Tribal Chief latte art by Amy Zhang

Amy Zhang latte art

Amy Zhang shares her take on a Native American tribal chieftain to inspire baristas to pay tribute to diverse cultures and appreciate their beauty.

Amy Zhang is the 2022 ASCA Australian Latte Art Champion.

Today’s coffee culture is increasingly focused on the visual experience, especially when it comes to creating latte art. More and more baristas see it as a way to explore their personal creativity and skills. In my opinion, coffee is a perfect vehicle for expression. Through latte art, I can convey my ideas and emotions to others.

In this edition’s column of Espresso Yourself, I’m going to demonstrate a pattern that’s been very popular over the last few years. When I started researching Native American art, I was surprised to find some similarities with Indigenous Australian art. Both cultures have a strong connection to land, nature, and the environment. For example, Indigenous Australian art uses dots and lines to represent environmental elements, while Native American art includes animal and human figures to represent cultural beliefs and values. In this case, for my latte art design, I chose to focus on the facial features of the Native American people and use dots and lines to create the intricate details.

I hope this design will allow more people to understand and appreciate Indigenous cultures.

I also hope that through artwork like this, more people will recognise the charm and endless possibilities of latte art.

This article appears in the June 2023 edition of BeanScene. Subscribe HERE.

Amy Zhang’s Tribal Chief

Step 1

Build your base. Start with the cup handle at 12 o’clock and pour one curved 12-leaf rosetta. Pour another 10-leaf rosetta underneath it, one centimetre in from the start of the first rosetta.

Step 2

Pour a third rosetta with four leaves, starting at the halfway point of the first rosetta. Pull through underneath the rosetta as you prepare to turn the cup.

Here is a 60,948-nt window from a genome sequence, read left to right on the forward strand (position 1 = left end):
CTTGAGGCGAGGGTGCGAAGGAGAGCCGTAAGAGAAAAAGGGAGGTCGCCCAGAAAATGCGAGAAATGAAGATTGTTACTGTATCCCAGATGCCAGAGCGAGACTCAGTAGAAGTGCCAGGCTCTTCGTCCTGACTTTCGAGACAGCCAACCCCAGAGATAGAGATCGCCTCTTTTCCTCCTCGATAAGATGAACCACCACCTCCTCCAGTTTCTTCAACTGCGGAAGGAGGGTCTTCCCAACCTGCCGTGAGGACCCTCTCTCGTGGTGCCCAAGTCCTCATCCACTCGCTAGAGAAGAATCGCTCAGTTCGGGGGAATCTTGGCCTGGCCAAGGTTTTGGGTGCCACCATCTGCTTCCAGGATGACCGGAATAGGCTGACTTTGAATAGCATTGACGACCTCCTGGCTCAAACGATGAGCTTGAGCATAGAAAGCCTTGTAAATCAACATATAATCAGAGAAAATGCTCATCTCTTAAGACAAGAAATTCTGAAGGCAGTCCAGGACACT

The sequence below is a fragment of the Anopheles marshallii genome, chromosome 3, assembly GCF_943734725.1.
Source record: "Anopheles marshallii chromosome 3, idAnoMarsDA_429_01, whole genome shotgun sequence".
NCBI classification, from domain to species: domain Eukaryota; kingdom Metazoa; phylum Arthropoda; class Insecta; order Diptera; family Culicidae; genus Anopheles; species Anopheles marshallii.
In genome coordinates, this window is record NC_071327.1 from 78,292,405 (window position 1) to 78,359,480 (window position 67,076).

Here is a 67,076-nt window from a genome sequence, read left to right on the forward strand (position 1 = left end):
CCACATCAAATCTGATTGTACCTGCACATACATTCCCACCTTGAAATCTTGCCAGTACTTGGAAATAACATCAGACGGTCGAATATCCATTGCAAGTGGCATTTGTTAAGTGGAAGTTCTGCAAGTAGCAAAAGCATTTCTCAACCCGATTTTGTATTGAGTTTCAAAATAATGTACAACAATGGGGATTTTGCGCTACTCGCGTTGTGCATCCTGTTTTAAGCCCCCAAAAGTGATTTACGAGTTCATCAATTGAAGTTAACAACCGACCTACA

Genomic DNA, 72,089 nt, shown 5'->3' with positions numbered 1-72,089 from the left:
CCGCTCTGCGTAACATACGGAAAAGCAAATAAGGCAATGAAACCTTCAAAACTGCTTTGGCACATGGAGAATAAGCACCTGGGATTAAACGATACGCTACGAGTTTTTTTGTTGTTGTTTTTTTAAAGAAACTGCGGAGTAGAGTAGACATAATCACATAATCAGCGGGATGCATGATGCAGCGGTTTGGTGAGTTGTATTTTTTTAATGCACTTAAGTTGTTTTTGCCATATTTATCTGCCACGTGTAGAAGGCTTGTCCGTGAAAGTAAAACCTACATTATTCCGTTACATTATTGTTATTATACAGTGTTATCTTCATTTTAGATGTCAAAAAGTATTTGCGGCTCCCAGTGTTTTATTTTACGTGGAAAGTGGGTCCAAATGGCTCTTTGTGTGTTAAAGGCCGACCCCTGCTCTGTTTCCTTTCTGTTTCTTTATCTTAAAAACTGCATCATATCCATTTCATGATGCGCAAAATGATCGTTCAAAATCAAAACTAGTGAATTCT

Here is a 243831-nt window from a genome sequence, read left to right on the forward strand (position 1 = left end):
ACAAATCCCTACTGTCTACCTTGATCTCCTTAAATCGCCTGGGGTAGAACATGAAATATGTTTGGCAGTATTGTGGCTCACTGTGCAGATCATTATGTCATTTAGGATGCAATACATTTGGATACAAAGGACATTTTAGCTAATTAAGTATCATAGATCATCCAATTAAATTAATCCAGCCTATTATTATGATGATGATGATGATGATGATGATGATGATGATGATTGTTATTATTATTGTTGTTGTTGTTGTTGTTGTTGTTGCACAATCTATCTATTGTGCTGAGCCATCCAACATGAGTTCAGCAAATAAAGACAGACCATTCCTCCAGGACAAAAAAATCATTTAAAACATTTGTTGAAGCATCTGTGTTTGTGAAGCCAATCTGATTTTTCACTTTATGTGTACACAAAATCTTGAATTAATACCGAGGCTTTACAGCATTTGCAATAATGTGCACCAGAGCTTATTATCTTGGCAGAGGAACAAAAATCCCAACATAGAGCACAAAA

Step 3

Turn the cup 90 degrees. Directly opposite from the starting point of the second rosetta, keeping the cup handle towards 3 o’clock, pour the fourth rosetta with four leaves.

Step 4

Keep the cup handle at the same position. Directly above the fourth rosetta, draw part of the Tribal Chief’s headdress by dragging a spring-like shape with three to four lines and pull through underneath with a slight curve into the cup.

Step 5

Use the dragging foam technique to draw lines to complete the eagle beak and eyes of the headdress.

Step 6

Continue with this technique to draw the sides of the Tribal Chief’s face. Start by drawing the forehead and link to the top of the fourth rosetta. Then draw a nose, mouth, and chin.

Step 7

Drop a dot of milk to form the eyes, and earring. The earring needs to be larger and positioned in the centre of the cup. To get a perfect circle, slowly allow the textured milk foam to drip down from the jug. Lower you milk pitcher until it’s close to the cup surface.

Step 8

Finish your design by drawing line markings on the Tribal Chief’s face. And there you have it!

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